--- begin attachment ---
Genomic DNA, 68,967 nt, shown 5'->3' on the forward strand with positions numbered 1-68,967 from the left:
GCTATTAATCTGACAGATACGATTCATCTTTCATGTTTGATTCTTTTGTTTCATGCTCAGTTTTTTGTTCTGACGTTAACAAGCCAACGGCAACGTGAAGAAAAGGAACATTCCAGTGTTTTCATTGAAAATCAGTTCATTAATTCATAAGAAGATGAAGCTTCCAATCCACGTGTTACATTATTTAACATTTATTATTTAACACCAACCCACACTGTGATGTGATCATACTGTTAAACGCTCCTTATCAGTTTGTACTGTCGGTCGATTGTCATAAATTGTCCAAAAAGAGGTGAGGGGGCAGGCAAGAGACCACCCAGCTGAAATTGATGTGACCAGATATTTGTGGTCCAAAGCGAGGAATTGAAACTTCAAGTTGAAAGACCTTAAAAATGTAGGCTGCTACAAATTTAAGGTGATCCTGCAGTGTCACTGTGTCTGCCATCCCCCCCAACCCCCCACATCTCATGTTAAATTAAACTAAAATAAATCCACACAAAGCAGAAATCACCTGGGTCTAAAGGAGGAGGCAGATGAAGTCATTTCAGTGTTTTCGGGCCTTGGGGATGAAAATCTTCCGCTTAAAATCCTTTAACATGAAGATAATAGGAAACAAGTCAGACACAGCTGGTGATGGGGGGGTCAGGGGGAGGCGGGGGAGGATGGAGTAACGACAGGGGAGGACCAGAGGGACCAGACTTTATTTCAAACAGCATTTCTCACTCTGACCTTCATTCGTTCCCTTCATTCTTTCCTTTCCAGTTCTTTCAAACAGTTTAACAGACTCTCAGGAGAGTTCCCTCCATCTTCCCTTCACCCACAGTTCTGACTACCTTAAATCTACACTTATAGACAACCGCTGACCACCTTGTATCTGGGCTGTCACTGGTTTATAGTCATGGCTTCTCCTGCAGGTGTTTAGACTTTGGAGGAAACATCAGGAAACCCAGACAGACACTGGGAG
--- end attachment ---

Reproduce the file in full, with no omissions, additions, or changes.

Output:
Genomic DNA, 68,967 nt, shown 5'->3' on the forward strand with positions numbered 1-68,967 from the left:
GCTATTAATCTGACAGATACGATTCATCTTTCATGTTTGATTCTTTTGTTTCATGCTCAGTTTTTTGTTCTGACGTTAACAAGCCAACGGCAACGTGAAGAAAAGGAACATTCCAGTGTTTTCATTGAAAATCAGTTCATTAATTCATAAGAAGATGAAGCTTCCAATCCACGTGTTACATTATTTAACATTTATTATTTAACACCAACCCACACTGTGATGTGATCATACTGTTAAACGCTCCTTATCAGTTTGTACTGTCGGTCGATTGTCATAAATTGTCCAAAAAGAGGTGAGGGGGCAGGCAAGAGACCACCCAGCTGAAATTGATGTGACCAGATATTTGTGGTCCAAAGCGAGGAATTGAAACTTCAAGTTGAAAGACCTTAAAAATGTAGGCTGCTACAAATTTAAGGTGATCCTGCAGTGTCACTGTGTCTGCCATCCCCCCCAACCCCCCACATCTCATGTTAAATTAAACTAAAATAAATCCACACAAAGCAGAAATCACCTGGGTCTAAAGGAGGAGGCAGATGAAGTCATTTCAGTGTTTTCGGGCCTTGGGGATGAAAATCTTCCGCTTAAAATCCTTTAACATGAAGATAATAGGAAACAAGTCAGACACAGCTGGTGATGGGGGGGTCAGGGGGAGGCGGGGGAGGATGGAGTAACGACAGGGGAGGACCAGAGGGACCAGACTTTATTTCAAACAGCATTTCTCACTCTGACCTTCATTCGTTCCCTTCATTCTTTCCTTTCCAGTTCTTTCAAACAGTTTAACAGACTCTCAGGAGAGTTCCCTCCATCTTCCCTTCACCCACAGTTCTGACTACCTTAAATCTACACTTATAGACAACCGCTGACCACCTTGTATCTGGGCTGTCACTGGTTTATAGTCATGGCTTCTCCTGCAGGTGTTTAGACTTTGGAGGAAACATCAGGAAACCCAGACAGACACTGGGAG